For example, in Connecticut, in 2010, 84 percent of family court cases started out that way. If things got too complex, then a lawyer could be hired on an “a la carte” or “unbundled” basis. Instead of doing all the traditional end-to-end tasks involved in child custody, the lawyer just does and bills for what still has to be transacted as he/she provides in-office consultations to a client who opts to go pro se in court. Even before the 2007 global recession, that percentage of pro se representation in family court was high. According to the National Center on State Court for 2006, in Florida 73 percent were pro se, in Wisconsin 70 percent, and in California 67 percent.
The right to represent oneself in a court of law predates the ratification of the U.S. Constitution. There is no question that it is a legal option and not just in Family Court. Of course, though, those using it are going to have to learn both what the law is about custody in that state and the procedures to follow. There, plenty of help is available free.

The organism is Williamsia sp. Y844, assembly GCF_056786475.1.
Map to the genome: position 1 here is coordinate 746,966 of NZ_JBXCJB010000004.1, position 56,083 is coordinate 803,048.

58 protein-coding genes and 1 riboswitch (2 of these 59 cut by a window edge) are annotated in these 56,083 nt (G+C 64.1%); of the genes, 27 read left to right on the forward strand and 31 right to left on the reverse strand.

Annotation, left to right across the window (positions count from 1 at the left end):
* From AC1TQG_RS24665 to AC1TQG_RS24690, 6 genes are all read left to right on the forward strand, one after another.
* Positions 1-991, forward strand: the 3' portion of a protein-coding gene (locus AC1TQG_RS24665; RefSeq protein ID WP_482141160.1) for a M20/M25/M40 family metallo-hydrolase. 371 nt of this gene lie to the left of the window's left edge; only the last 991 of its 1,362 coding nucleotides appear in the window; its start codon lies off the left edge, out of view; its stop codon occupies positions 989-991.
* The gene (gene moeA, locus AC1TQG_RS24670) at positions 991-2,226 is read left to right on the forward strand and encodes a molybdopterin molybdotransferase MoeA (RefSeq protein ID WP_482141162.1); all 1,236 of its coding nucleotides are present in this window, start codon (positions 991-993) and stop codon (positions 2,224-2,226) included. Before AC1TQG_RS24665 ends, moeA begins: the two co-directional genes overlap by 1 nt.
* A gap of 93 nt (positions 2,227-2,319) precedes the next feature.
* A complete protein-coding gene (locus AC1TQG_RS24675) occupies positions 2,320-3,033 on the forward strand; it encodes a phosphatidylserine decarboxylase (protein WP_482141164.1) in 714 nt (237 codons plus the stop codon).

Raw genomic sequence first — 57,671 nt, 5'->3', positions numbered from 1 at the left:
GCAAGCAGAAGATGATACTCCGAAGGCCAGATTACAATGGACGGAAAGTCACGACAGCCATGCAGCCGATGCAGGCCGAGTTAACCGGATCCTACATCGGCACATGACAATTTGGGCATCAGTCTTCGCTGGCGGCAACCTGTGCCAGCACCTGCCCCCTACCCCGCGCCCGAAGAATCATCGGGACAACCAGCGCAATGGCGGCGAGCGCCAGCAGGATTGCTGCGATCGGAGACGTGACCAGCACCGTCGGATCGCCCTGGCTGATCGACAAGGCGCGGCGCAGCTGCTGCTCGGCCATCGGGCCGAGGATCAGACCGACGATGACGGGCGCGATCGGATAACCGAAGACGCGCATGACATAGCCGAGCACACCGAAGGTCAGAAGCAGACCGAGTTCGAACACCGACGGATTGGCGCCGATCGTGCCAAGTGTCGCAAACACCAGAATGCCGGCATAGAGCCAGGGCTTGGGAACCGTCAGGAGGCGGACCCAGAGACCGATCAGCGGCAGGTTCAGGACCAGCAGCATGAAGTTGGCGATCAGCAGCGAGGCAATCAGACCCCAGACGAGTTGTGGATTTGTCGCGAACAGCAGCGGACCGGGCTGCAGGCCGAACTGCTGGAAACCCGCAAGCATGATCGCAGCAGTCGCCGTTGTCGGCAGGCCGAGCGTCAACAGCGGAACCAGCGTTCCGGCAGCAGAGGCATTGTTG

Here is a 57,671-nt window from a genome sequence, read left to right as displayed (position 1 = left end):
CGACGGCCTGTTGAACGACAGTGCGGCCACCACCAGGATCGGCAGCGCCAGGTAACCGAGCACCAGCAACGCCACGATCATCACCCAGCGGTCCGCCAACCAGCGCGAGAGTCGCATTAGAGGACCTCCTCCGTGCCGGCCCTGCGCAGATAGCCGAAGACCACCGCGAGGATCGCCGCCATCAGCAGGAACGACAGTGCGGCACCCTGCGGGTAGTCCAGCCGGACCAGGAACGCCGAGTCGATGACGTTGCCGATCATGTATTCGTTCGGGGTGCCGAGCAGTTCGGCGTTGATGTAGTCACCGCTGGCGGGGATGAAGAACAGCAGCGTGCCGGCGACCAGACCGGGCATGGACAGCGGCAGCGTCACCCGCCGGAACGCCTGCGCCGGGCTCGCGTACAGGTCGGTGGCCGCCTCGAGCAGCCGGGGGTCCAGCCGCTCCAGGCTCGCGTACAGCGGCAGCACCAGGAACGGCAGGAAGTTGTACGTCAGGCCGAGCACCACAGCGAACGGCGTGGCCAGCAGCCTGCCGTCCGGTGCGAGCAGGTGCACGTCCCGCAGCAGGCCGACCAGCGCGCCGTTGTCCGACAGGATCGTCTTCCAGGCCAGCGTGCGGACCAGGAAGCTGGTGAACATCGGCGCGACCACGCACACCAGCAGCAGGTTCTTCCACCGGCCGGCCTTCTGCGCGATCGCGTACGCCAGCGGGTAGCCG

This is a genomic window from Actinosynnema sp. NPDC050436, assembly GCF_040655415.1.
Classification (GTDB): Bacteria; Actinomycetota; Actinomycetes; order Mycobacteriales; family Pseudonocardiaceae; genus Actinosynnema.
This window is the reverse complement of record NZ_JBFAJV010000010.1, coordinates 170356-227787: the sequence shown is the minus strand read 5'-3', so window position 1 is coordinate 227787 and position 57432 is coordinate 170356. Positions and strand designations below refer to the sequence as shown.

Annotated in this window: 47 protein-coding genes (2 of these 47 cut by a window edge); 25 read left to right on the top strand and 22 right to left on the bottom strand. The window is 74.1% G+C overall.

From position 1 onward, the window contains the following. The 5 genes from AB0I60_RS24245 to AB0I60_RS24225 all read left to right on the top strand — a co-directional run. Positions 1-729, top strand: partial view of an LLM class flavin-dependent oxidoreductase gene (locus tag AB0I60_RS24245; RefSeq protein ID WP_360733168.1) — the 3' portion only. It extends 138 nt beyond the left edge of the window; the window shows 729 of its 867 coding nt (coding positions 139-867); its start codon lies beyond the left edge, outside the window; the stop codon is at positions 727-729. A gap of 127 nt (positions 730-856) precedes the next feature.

For example, judges, in their attempt to make the legal process fair, will bend over backwards to ensure pro se litigants understand what they are doing and how to do that according to the letter of the law. Some even claim that judges can wind up almost being the pro litigant’s unpaid legal representative. So committed are they to creating a level playing field in their court room.